I can’t afford it!
By-Md. Shahrear Talukder
A miser gave his blood to an Arab Sheikh and saved his life.
The Sheikh gifted him a Mercedes car.
The sheikh had need for blood a second time..
The miser willingly donated his blood again.
The sheikh gifted him a big packet of sweets.
The miser angrily asked why he was not given a Mercedes this time.
The sheikh smiled and replied that now he too had a miser’s blood in him.
In blood generally we have WBCs, also known as leukocytes, platelets, and RBCs, also known as erythrocytes, plasma and fat globules. But how this ‘miserliness’ can be embedded there in the blood? We have instinct of hunger, anger, love, hate, telling lies, carnal desire and so on. Practically miserliness in blood is a figurative expression. It means an instinct of not spending money, even when it’s necessary. According to Oxford Advanced Learner’s Dictionary (8th edition) instinct is “a natural tendency for people and animals to behave in a particular way using the knowledge and abilities that they were born with rather than thought or training.” So it’s an inherent inclination of a living organism toward a particular behavior.
Instinctive miserliness affects the taste of close-fisted ones hugely. It substantially affects their eating and buying habits, clothing, fashion sense, and public dealings. How? Let me give you an example. Days back I was walking with Mr. Habib. We went to a mobile shop to buy some mobile accessories. There I saw a very cheap mobile with cheap quality. I asked Mr. Habib whether he would like buy such a cheap mobile.
He answered, “I can’t afford it.”
I was surprised. By the way, regarding this matter I must mention Mr. Habib uses an I-Phone, a very expensive one. I won’t say he is rich in wealth but he is certainly rich in desires. He bought it at the very first year of his job in King Khalid University in KSA.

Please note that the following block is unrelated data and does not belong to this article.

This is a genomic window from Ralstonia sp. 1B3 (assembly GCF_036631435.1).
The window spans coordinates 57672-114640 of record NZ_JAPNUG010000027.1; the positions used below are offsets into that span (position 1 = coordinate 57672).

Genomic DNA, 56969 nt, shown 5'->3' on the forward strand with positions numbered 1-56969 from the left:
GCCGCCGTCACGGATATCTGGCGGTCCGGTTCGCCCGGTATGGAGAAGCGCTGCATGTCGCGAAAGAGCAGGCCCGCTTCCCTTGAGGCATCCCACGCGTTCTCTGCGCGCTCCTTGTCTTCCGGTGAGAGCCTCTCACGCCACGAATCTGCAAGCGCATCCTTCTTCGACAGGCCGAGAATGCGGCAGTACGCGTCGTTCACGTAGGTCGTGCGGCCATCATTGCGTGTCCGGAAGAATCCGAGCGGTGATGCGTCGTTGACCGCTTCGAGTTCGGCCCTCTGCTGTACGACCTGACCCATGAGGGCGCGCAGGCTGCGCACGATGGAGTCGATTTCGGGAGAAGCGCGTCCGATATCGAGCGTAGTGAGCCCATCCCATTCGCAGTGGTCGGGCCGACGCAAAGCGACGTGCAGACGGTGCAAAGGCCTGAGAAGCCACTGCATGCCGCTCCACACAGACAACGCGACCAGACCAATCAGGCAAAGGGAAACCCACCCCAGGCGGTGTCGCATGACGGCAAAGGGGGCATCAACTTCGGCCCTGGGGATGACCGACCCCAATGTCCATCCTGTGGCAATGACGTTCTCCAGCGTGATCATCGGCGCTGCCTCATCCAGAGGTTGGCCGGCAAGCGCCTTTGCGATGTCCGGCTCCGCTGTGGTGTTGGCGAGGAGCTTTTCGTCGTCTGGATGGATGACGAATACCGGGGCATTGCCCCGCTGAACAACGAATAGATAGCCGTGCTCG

Seeing me a bit confused Mr. Habib took pity on me in explaining this ironical remark.
He started, “If it is to be considered financially, I can afford it. But if my sense of decent taste is to be questioned, I can’t afford it.”
I was very amused by his tart remark.
Next he went for another saying.
“Sometimes I want to buy something that appeals to my taste. My sense of decent taste can afford it. But financially speaking I can’t afford it.”
Should we call this an irony of fate? It’s intriguing. I myself face this insuperable situation almost everyday.
I am not sure whether our miserly brotherhood will understand this “insuperable situation”. Though they are in the capacity of understanding this, they will resist themselves from understanding out of sheer miserliness. Hail the misers!
I am not suggesting “Eat, drink, be merry” philosophy of life. Life can not be completely hedonistic. Neither we should be completely wasteful nor excessively parsimonious. In both ways we blot the purity of our soul.
Miserliness is a clear symptom of emptiness. Being miserly we cheat our short-lived life. Commoners consider us as the disgrace to the humanity. We should not invest all our time and energy for the sake of money. Many people use up their whole life in search of money, but by the time they find it, they need another life to use it, to spend it. These much craved life will never come. Therefore, we must readjust our miserliness with our transitory life and thus with our desires. So if you can afford a quality product of your desire without upsetting the harmony of the cosmos, buy it now. Don’t think or plan that much.
One can plan for a sweet family life, one kid or no kid, a job or a business, one house, two houses, many houses, one car, two cars, and many cars. But can one plan for a well-timed death? I guess no. Then what’s the use of spending the whole life amassing a huge wealth more than one needs to lead a decent life?
Miser of the misers deprives himself, deprives his family and friends. A miser dies a death unsung. Let me finish with another joke.
A miser was on his deathbed.
Miser: My wife, where are you?
Wife: Yes, I am here.
Miser: My sons and daughters, are you all here?
Sons and daughters: Yes Papa.
Miser: Then why is the fan still running in the other room?